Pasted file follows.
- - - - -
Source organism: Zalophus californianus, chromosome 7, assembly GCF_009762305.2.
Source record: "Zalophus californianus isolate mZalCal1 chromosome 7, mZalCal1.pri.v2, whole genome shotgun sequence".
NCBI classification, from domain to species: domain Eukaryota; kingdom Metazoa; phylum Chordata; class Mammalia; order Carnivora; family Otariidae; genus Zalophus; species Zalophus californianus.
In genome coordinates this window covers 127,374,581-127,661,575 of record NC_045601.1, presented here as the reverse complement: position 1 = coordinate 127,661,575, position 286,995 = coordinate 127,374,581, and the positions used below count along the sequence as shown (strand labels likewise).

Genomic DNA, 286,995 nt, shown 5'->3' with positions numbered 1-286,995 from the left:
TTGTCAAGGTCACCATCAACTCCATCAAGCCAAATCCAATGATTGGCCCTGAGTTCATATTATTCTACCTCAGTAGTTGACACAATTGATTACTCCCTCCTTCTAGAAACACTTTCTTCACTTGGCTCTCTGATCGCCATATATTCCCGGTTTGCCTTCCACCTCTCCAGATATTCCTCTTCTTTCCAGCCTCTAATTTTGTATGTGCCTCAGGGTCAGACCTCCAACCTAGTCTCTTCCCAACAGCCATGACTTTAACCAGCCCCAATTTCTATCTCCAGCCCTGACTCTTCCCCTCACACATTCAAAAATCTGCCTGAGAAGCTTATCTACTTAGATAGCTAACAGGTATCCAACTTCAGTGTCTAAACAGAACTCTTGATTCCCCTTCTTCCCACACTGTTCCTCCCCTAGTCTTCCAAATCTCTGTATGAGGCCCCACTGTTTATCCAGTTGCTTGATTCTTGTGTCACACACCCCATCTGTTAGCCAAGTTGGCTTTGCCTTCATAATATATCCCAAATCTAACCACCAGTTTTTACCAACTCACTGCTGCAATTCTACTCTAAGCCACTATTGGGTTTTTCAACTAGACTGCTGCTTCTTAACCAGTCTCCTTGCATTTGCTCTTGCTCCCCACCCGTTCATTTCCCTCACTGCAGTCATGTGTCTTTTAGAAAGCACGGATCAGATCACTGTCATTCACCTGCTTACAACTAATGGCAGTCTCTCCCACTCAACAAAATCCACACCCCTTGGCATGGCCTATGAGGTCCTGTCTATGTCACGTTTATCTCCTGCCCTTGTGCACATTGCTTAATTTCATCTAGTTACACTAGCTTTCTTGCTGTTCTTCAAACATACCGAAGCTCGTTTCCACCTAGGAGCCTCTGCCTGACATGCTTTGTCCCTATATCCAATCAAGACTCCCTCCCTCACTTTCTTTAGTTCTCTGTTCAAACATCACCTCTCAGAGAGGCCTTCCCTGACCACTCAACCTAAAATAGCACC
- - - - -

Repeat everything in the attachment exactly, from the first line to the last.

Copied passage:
Source organism: Zalophus californianus, chromosome 7, assembly GCF_009762305.2.
Source record: "Zalophus californianus isolate mZalCal1 chromosome 7, mZalCal1.pri.v2, whole genome shotgun sequence".
NCBI classification, from domain to species: domain Eukaryota; kingdom Metazoa; phylum Chordata; class Mammalia; order Carnivora; family Otariidae; genus Zalophus; species Zalophus californianus.
In genome coordinates this window covers 127,374,581-127,661,575 of record NC_045601.1, presented here as the reverse complement: position 1 = coordinate 127,661,575, position 286,995 = coordinate 127,374,581, and the positions used below count along the sequence as shown (strand labels likewise).

Genomic DNA, 286,995 nt, shown 5'->3' with positions numbered 1-286,995 from the left:
TTGTCAAGGTCACCATCAACTCCATCAAGCCAAATCCAATGATTGGCCCTGAGTTCATATTATTCTACCTCAGTAGTTGACACAATTGATTACTCCCTCCTTCTAGAAACACTTTCTTCACTTGGCTCTCTGATCGCCATATATTCCCGGTTTGCCTTCCACCTCTCCAGATATTCCTCTTCTTTCCAGCCTCTAATTTTGTATGTGCCTCAGGGTCAGACCTCCAACCTAGTCTCTTCCCAACAGCCATGACTTTAACCAGCCCCAATTTCTATCTCCAGCCCTGACTCTTCCCCTCACACATTCAAAAATCTGCCTGAGAAGCTTATCTACTTAGATAGCTAACAGGTATCCAACTTCAGTGTCTAAACAGAACTCTTGATTCCCCTTCTTCCCACACTGTTCCTCCCCTAGTCTTCCAAATCTCTGTATGAGGCCCCACTGTTTATCCAGTTGCTTGATTCTTGTGTCACACACCCCATCTGTTAGCCAAGTTGGCTTTGCCTTCATAATATATCCCAAATCTAACCACCAGTTTTTACCAACTCACTGCTGCAATTCTACTCTAAGCCACTATTGGGTTTTTCAACTAGACTGCTGCTTCTTAACCAGTCTCCTTGCATTTGCTCTTGCTCCCCACCCGTTCATTTCCCTCACTGCAGTCATGTGTCTTTTAGAAAGCACGGATCAGATCACTGTCATTCACCTGCTTACAACTAATGGCAGTCTCTCCCACTCAACAAAATCCACACCCCTTGGCATGGCCTATGAGGTCCTGTCTATGTCACGTTTATCTCCTGCCCTTGTGCACATTGCTTAATTTCATCTAGTTACACTAGCTTTCTTGCTGTTCTTCAAACATACCGAAGCTCGTTTCCACCTAGGAGCCTCTGCCTGACATGCTTTGTCCCTATATCCAATCAAGACTCCCTCCCTCACTTTCTTTAGTTCTCTGTTCAAACATCACCTCTCAGAGAGGCCTTCCCTGACCACTCAACCTAAAATAGCACC